Cemetery Man (1994)
“Zombies, guns, and sex, OH MY!!!”
Director: Michele Soavi
Cast: Rupert Everett, FranÃ§ois Hadji-Lazaro, Anna Falchi
Synopsis: A cemetery man must kill the dead a second time when they become zombies.
In the small town of Buffalora, Francesco Dellamorte (Rupert Everett) manages a cemetery straight out of some DC comics horror mag (or, more accurately, the Dylan Dog comics from Italy). Filled with tilting gravestones arranged in a haphazard fashion on uneven land, the cemetery’s residents have a habit of reawakening seven days after their burial and trying to chow down on Francesco and his near-mute assistant, Gnaghi (Francois Hadji-Lazaro), who both live in a ramshackle building on the grounds.
The only way to kill these zombies is by delivering a fatal blow to their head, but this is about the only thing Cemetery Man has in common with other zombie flicks. In fact, the film isn’t a zombie movie so much as a stylish and surreal puzzle in which the living are as likely to make love to the dead as to fear them. Dellamorte spots the gorgeous grieving widow She (Anna Falchi) at the funeral of her aged husband, and instantly falls in love with her. Initially resistant to his advances, She eventually succumbs, but insists that they must make love on the grave of her recently departed husband. Unfortunately, this tryst obviously takes place exactly a week after his demise, because he rises from his grave and takes a bite out of his widow that appears to be fatal.
Later, the mayor’s daughter meets her premature death when the motorbike on which she’s a passenger collides with a coach carrying a scout troop. While she and her partner are minced beneath the wheels of the bus, the vehicle careers over the edge of a cliff, killing all those on board. Gnaghi is distraught, as he was in love with the girl, but following her burial, he digs her up again and is delighted to discover that her animated severed head is agreeable to a romance with him. She’s even willing to marry the assistant grave digger, but when her father disapproves, she kills him with a bite to his neck before being eliminated by Dellamorte.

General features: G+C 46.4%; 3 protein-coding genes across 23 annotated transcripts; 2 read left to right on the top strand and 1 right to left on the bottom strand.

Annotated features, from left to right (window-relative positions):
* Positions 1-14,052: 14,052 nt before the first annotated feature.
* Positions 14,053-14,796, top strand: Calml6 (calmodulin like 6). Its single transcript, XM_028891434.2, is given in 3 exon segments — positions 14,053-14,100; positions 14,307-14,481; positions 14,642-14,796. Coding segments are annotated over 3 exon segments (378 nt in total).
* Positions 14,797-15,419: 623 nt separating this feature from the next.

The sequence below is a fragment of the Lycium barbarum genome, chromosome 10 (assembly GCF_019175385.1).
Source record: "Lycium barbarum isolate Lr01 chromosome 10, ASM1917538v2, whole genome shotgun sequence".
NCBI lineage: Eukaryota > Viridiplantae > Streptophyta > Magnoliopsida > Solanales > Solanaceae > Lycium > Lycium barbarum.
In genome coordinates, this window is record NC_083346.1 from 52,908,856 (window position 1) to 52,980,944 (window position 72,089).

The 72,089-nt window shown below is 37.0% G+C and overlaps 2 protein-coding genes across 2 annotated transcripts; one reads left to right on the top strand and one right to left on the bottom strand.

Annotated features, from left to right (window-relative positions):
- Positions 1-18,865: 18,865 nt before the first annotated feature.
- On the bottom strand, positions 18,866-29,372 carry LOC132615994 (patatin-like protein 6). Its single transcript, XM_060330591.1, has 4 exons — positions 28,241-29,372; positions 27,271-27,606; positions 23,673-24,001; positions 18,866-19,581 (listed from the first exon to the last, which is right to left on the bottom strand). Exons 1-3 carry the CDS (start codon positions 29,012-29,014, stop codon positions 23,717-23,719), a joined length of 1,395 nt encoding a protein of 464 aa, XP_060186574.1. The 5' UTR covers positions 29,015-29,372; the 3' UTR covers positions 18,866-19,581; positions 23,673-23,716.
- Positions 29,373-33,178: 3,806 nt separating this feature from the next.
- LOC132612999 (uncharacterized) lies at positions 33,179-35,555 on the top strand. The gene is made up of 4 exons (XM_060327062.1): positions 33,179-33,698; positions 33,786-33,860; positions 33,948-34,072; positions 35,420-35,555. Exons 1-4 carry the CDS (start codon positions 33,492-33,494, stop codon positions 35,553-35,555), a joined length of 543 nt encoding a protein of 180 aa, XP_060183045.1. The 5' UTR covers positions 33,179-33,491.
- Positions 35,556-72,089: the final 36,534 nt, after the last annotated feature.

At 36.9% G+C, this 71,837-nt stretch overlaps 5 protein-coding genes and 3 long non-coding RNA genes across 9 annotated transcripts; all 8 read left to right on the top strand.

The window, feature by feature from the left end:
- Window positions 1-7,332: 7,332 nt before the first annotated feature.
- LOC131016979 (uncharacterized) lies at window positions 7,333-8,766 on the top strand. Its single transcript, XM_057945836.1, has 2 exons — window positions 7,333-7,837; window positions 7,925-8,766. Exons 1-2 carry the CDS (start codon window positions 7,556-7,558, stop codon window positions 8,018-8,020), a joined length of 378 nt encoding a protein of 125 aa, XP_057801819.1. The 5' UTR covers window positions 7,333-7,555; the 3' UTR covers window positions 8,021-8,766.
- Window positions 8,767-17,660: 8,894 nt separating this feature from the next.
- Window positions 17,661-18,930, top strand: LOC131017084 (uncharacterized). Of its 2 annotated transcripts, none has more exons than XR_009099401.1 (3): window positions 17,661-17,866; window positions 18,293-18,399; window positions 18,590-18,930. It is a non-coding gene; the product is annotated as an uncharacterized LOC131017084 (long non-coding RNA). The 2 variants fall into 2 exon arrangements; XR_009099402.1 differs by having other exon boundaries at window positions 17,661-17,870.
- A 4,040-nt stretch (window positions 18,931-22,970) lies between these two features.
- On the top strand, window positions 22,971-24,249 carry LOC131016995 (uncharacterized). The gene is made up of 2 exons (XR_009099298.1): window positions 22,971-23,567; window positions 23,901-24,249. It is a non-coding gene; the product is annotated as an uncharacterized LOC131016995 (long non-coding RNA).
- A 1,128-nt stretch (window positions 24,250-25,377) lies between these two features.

Cemetery Man continues in this vein for its entire running time. Initially, the movie appears to have the threads of a conventional narrative, but as time goes on it becomes apparent that this world created by cult director Michele Soave is some kind of alternative reality that bears a close resemblance to our own world. Death becomes a character, both literally and figuratively, that is embraced by some and feared by others, and this relationship with death seems to be the factor which decides each character’s fate. Some have argued that the entire movie is the comatose dream of one of Cemetery Man’s peripheral characters, someone who must successfully fight his own battle with his fear of death — and love — before he can finally die. They may be right, but the fact is that the secrets within Cemetery Man become increasingly impenetrable as the film progresses, so that interpretation becomes a matter of one’s own set of beliefs and attitude towards death.
Cemetery Man’s horror aspects are as gory as you’d expect from an Italian horror movie, and are likely to revolt those not used to extreme horror — although there are plenty of films out there that show a lot worse. But it’s all packaged in such a stylish presentation that you can’t help but admire the look of the movie, even when it’s showing you a zombie nun’s face being smashed to a pulp. The usually louche Rupert Everett makes a surprisingly convincing leading man when called upon to express the laconic cynicism of a man who has spent too many evenings blasting away at the undead, but loses his way a little when Dellamorte’s sanity begins to unravel. While not the greatest horror movie out there, Cemetery Man is certainly one of the most original and unique of its time, and is therefore required viewing for anyone with an interest in the genre.
(Reviewed 4th May 2014)